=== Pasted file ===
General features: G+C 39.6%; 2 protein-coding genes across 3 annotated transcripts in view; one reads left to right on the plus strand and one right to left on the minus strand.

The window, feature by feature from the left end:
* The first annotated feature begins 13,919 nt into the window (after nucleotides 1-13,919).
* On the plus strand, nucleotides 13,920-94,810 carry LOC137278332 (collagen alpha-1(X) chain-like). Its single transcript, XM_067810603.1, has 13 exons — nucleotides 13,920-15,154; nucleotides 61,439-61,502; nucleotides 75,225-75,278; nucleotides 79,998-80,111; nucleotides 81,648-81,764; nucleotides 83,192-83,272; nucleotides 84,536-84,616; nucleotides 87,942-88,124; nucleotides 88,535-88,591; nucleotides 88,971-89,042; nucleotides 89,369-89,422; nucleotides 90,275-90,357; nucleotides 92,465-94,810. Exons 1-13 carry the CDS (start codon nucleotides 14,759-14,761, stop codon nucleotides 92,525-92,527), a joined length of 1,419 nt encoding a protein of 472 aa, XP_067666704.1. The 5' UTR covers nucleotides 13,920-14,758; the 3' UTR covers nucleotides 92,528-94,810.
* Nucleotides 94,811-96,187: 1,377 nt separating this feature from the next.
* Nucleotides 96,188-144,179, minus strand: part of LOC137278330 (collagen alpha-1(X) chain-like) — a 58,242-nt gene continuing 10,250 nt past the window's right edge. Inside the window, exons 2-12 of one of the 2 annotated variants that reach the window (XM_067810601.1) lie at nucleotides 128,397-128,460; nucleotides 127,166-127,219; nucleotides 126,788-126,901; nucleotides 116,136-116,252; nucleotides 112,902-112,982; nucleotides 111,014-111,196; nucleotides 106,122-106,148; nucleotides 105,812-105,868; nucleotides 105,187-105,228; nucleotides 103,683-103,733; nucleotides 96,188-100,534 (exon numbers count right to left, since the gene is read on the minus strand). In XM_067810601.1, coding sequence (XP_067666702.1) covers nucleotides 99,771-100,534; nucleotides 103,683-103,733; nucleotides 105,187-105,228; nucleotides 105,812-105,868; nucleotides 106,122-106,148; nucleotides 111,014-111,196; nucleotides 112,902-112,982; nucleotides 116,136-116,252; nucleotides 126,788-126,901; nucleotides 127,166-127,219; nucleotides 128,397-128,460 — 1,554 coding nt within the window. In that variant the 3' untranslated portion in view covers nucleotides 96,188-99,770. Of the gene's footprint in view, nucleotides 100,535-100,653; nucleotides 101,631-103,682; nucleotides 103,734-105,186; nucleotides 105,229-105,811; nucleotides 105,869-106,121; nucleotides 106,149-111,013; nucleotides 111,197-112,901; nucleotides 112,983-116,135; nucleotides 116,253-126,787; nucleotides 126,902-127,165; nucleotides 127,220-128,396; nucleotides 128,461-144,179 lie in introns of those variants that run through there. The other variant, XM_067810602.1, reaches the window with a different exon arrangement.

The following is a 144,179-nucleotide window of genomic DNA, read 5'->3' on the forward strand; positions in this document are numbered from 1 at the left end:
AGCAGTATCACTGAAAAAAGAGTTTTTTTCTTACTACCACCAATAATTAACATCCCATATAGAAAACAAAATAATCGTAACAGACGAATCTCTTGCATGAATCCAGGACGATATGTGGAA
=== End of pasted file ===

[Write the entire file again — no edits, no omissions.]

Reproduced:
General features: G+C 39.6%; 2 protein-coding genes across 3 annotated transcripts in view; one reads left to right on the plus strand and one right to left on the minus strand.

The window, feature by feature from the left end:
* The first annotated feature begins 13,919 nt into the window (after nucleotides 1-13,919).
* On the plus strand, nucleotides 13,920-94,810 carry LOC137278332 (collagen alpha-1(X) chain-like). Its single transcript, XM_067810603.1, has 13 exons — nucleotides 13,920-15,154; nucleotides 61,439-61,502; nucleotides 75,225-75,278; nucleotides 79,998-80,111; nucleotides 81,648-81,764; nucleotides 83,192-83,272; nucleotides 84,536-84,616; nucleotides 87,942-88,124; nucleotides 88,535-88,591; nucleotides 88,971-89,042; nucleotides 89,369-89,422; nucleotides 90,275-90,357; nucleotides 92,465-94,810. Exons 1-13 carry the CDS (start codon nucleotides 14,759-14,761, stop codon nucleotides 92,525-92,527), a joined length of 1,419 nt encoding a protein of 472 aa, XP_067666704.1. The 5' UTR covers nucleotides 13,920-14,758; the 3' UTR covers nucleotides 92,528-94,810.
* Nucleotides 94,811-96,187: 1,377 nt separating this feature from the next.
* Nucleotides 96,188-144,179, minus strand: part of LOC137278330 (collagen alpha-1(X) chain-like) — a 58,242-nt gene continuing 10,250 nt past the window's right edge. Inside the window, exons 2-12 of one of the 2 annotated variants that reach the window (XM_067810601.1) lie at nucleotides 128,397-128,460; nucleotides 127,166-127,219; nucleotides 126,788-126,901; nucleotides 116,136-116,252; nucleotides 112,902-112,982; nucleotides 111,014-111,196; nucleotides 106,122-106,148; nucleotides 105,812-105,868; nucleotides 105,187-105,228; nucleotides 103,683-103,733; nucleotides 96,188-100,534 (exon numbers count right to left, since the gene is read on the minus strand). In XM_067810601.1, coding sequence (XP_067666702.1) covers nucleotides 99,771-100,534; nucleotides 103,683-103,733; nucleotides 105,187-105,228; nucleotides 105,812-105,868; nucleotides 106,122-106,148; nucleotides 111,014-111,196; nucleotides 112,902-112,982; nucleotides 116,136-116,252; nucleotides 126,788-126,901; nucleotides 127,166-127,219; nucleotides 128,397-128,460 — 1,554 coding nt within the window. In that variant the 3' untranslated portion in view covers nucleotides 96,188-99,770. Of the gene's footprint in view, nucleotides 100,535-100,653; nucleotides 101,631-103,682; nucleotides 103,734-105,186; nucleotides 105,229-105,811; nucleotides 105,869-106,121; nucleotides 106,149-111,013; nucleotides 111,197-112,901; nucleotides 112,983-116,135; nucleotides 116,253-126,787; nucleotides 126,902-127,165; nucleotides 127,220-128,396; nucleotides 128,461-144,179 lie in introns of those variants that run through there. The other variant, XM_067810602.1, reaches the window with a different exon arrangement.

The following is a 144,179-nucleotide window of genomic DNA, read 5'->3' on the forward strand; positions in this document are numbered from 1 at the left end:
AGCAGTATCACTGAAAAAAGAGTTTTTTTCTTACTACCACCAATAATTAACATCCCATATAGAAAACAAAATAATCGTAACAGACGAATCTCTTGCATGAATCCAGGACGATATGTGGAA